Both organizations said they had reservations about a board of directors overseeing Veterans Health Administration. The Disabled American Veterans said the board would be less answerable to the president than a VA secretary, who is a political appointee and cabinet officer.

Garry Augustine, DAV’s executive director, dismissed Hickey’s talk of VSO influence as sour grapes.

“As far as our influence on the commission, it’s nice to give us the credit but they’re just frustrated they didn’t get what they wanted,” he said.

Concerned Veterans of America has been viewed skeptically by some of the longtime veterans' organizations for some time, though any ill feelings that veterans service organizations had for the Koch-linked group were kept below the surface until recently. Last month, the American Legion -- without identifying Concerned Veterans for America by name -- called it a "mouthpiece" for special interests looking to privatize VA health care.

In all, the commission's final report makes 18 recommendations. Among these:

  • VHA should use local expertise to establish high-performing, integrated community-based health care systems across the county;
  • Enhance clinical operations with more effective use of providers and other health care professionals, and with improved data collection and management;
  • Develop an appeals process that provides protections to veterans at least comparable to those afforded patients in other federally-supported programs;
  • Adopt a methodology for continuous improvement to support VHA transformation and consolidate continuous improvement and best practices under the Veterans Engineering Resource Center;
  • Eliminate disparities in health care among veterans treated in the VHA system by committing adequate personnel and funding to eliminate the causes of the problems creating the disparity, and ensuring that the VHA Health Equity Action Plan is fully implemented;
  • Develop and implement a robust strategy for meeting and managing VHA's facility and capital-asset needs, including a program -- to be established by Congress -- enabling the VA to close down properties it determines are no longer needed;
  • Modernize VA's information technology systems and infrastructure to improve veterans' health and well-being and provide the foundation needed to transform VHA's clinical and business processes;
  • Transform the management of the supply chain in VHA;
  • Establish a board of directors to provide overall VHA care system governance, set long-term strategy, and direct and oversee the transformation process;
  • Require leaders at all levels of the organization to champion a focused, clear, benchmarked strategy to transform VHA culture and sustain staff engagement;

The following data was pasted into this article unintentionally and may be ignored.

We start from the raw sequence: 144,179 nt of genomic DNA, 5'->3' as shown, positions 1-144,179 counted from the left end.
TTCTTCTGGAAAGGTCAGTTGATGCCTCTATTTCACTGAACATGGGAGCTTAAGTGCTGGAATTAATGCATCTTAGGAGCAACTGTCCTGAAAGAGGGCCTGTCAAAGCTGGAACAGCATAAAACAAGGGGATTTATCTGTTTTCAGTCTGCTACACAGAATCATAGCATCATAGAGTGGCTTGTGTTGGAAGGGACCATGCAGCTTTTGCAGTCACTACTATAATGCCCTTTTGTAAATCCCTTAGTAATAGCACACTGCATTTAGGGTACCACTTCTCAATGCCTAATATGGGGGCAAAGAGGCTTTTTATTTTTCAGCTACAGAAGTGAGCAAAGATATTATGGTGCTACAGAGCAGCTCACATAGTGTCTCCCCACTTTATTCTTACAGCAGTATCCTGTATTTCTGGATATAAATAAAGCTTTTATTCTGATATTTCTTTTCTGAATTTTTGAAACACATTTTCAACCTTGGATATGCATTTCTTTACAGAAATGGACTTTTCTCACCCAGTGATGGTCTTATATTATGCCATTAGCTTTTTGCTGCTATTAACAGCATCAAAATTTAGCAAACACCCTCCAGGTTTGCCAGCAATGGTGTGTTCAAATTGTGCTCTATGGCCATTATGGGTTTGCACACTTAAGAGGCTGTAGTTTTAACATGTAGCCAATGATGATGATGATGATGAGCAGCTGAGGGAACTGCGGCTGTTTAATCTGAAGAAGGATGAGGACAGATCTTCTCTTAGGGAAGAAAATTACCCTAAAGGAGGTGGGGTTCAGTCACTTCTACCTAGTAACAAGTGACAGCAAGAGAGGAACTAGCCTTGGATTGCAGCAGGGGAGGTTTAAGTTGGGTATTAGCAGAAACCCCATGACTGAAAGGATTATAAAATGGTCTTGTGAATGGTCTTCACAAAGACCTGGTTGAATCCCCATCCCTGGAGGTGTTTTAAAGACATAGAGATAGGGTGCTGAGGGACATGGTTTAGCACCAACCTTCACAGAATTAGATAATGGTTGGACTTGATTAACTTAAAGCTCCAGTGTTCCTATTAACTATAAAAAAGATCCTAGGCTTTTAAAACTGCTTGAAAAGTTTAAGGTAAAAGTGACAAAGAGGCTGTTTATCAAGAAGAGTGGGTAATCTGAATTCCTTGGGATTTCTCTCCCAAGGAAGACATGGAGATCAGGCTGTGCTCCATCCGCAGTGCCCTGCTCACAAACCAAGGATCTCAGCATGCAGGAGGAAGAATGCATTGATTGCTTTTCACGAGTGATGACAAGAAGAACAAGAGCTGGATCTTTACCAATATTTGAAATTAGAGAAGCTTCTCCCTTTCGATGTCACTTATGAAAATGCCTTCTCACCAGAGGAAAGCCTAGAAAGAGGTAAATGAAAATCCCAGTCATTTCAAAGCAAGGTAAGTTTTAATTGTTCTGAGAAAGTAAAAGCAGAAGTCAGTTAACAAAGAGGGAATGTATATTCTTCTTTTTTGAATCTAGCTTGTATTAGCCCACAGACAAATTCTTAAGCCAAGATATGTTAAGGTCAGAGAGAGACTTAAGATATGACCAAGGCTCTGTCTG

• Rebuild a system for leadership succession based on a benchmarked health care competency model that is consistently applied to recruitment, development, and advancement within the leadership pipeline;
  • Transform organizational structures and management processes to ensure adherence to national VHA standards while also promoting decision making at the lowest level of the organization, eliminating waste and redundancy, promoting innovation, and fostering the spread of best practices;
  • Streamline and focus VHA organizational performance measurement using core metrics identical to those used in the private sector, and establish a personnel performance management system for VHA health care leaders that is distinct from performance measurement, is based on the leadership competency model, assesses leadership ability, and measures the achievement of important organizational strategies;
  • Foster cultural and military competence among all VHA care system leadership, providers, and staff to embrace diversity, promote cultural sensitivity, and improve veteran health outcomes;
  • Create a simple-to-administer alternative personnel system, in law and regulation, governing all VHA employees, applies best practices from the private sector to human capital management, and supports pay and benefits that are competitive with the private sector;
  • Require VA and VHA executives to lead the transformation of human resources, commit funds and assign expert resources to achieve an effective human capital management system;
  • Provide a streamlined path to eligibility for health care for those with an other-than-honorable discharge who have substantial honorable service; and
  • Establish an expert body to develop recommendations for VA care eligibility and benefit design.

Editor's note: This story has been updated to correct the attribution in the seventh paragraph and the quote in the 15th paragraph.

-- Bryant Jordan can be reached at Bryant.jordan@military.com. Follow him on Twitter at@BryantJordan.